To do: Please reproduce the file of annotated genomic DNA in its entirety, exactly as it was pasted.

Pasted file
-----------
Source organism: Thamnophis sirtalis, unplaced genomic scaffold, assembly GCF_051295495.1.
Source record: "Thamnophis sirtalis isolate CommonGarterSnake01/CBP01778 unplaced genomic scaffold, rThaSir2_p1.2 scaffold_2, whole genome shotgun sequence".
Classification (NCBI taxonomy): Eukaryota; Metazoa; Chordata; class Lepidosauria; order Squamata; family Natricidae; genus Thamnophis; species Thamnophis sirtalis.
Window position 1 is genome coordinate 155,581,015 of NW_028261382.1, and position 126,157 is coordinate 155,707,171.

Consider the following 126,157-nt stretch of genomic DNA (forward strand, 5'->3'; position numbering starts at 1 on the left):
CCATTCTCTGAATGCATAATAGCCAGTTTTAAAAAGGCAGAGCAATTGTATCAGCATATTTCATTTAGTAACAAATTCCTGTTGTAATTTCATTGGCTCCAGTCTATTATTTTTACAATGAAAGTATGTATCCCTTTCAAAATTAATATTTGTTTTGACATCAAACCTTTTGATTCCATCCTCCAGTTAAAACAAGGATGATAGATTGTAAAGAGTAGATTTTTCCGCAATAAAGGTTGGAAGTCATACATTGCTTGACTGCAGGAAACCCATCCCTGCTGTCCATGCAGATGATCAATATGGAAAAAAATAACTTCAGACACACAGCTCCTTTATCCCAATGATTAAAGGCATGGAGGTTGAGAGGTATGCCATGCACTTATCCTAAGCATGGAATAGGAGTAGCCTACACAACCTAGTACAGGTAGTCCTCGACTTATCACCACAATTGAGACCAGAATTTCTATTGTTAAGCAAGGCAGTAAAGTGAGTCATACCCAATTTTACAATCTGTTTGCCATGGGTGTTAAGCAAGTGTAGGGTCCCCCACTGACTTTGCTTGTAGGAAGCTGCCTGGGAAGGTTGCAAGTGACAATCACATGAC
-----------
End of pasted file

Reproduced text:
Source organism: Thamnophis sirtalis, unplaced genomic scaffold, assembly GCF_051295495.1.
Source record: "Thamnophis sirtalis isolate CommonGarterSnake01/CBP01778 unplaced genomic scaffold, rThaSir2_p1.2 scaffold_2, whole genome shotgun sequence".
Classification (NCBI taxonomy): Eukaryota; Metazoa; Chordata; class Lepidosauria; order Squamata; family Natricidae; genus Thamnophis; species Thamnophis sirtalis.
Window position 1 is genome coordinate 155,581,015 of NW_028261382.1, and position 126,157 is coordinate 155,707,171.

Consider the following 126,157-nt stretch of genomic DNA (forward strand, 5'->3'; position numbering starts at 1 on the left):
CCATTCTCTGAATGCATAATAGCCAGTTTTAAAAAGGCAGAGCAATTGTATCAGCATATTTCATTTAGTAACAAATTCCTGTTGTAATTTCATTGGCTCCAGTCTATTATTTTTACAATGAAAGTATGTATCCCTTTCAAAATTAATATTTGTTTTGACATCAAACCTTTTGATTCCATCCTCCAGTTAAAACAAGGATGATAGATTGTAAAGAGTAGATTTTTCCGCAATAAAGGTTGGAAGTCATACATTGCTTGACTGCAGGAAACCCATCCCTGCTGTCCATGCAGATGATCAATATGGAAAAAAATAACTTCAGACACACAGCTCCTTTATCCCAATGATTAAAGGCATGGAGGTTGAGAGGTATGCCATGCACTTATCCTAAGCATGGAATAGGAGTAGCCTACACAACCTAGTACAGGTAGTCCTCGACTTATCACCACAATTGAGACCAGAATTTCTATTGTTAAGCAAGGCAGTAAAGTGAGTCATACCCAATTTTACAATCTGTTTGCCATGGGTGTTAAGCAAGTGTAGGGTCCCCCACTGACTTTGCTTGTAGGAAGCTGCCTGGGAAGGTTGCAAGTGACAATCACATGAC